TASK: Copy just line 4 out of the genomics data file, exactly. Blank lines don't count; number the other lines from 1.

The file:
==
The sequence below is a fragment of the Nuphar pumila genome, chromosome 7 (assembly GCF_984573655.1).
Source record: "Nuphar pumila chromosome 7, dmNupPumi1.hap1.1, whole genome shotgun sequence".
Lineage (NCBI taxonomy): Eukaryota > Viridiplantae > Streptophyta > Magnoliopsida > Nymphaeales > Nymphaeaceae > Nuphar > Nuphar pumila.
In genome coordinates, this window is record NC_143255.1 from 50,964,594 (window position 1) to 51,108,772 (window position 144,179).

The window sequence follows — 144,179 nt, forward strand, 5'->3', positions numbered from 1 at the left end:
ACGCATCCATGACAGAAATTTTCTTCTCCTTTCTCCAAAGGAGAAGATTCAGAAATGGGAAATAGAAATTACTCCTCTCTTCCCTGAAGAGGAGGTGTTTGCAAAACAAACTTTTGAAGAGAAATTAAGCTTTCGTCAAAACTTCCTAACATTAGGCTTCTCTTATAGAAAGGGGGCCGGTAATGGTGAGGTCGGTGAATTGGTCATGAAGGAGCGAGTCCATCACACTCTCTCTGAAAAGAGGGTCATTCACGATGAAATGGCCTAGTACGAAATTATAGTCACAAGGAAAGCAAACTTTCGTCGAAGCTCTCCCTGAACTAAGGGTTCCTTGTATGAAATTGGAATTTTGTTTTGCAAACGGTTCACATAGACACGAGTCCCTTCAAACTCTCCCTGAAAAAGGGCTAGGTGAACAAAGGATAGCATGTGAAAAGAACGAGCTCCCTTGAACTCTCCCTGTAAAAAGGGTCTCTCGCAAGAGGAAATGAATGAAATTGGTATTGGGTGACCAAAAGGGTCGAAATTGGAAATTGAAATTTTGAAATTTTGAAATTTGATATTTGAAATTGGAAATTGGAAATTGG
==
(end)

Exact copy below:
In genome coordinates, this window is record NC_143255.1 from 50,964,594 (window position 1) to 51,108,772 (window position 144,179).